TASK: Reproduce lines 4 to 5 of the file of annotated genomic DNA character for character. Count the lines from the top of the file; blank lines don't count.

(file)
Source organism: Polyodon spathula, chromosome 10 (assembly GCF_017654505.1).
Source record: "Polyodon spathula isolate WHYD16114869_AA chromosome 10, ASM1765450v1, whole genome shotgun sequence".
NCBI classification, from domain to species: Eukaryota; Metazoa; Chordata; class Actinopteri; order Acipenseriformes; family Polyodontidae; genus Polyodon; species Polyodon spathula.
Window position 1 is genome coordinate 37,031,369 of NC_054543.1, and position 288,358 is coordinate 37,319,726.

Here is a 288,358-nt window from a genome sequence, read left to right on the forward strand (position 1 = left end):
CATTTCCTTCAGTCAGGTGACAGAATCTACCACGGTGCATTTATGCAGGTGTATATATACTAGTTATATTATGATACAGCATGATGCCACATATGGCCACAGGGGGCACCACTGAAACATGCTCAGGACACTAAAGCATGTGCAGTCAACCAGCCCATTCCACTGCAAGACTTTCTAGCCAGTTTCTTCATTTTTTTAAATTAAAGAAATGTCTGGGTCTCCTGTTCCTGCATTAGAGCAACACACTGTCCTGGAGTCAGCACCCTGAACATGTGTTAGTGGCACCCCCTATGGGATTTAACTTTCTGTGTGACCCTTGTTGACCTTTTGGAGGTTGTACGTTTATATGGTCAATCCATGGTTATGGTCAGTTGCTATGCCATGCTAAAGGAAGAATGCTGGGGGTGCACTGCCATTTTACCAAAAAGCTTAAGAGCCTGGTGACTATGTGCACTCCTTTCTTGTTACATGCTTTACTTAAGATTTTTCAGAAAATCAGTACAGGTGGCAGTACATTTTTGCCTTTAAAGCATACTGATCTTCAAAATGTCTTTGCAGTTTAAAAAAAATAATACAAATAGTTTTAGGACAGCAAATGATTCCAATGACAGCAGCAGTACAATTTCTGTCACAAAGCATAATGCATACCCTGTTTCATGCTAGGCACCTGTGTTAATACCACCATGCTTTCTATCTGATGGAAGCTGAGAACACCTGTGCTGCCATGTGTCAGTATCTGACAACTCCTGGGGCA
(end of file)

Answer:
Window position 1 is genome coordinate 37,031,369 of NC_054543.1, and position 288,358 is coordinate 37,319,726.

Here is a 288,358-nt window from a genome sequence, read left to right on the forward strand (position 1 = left end):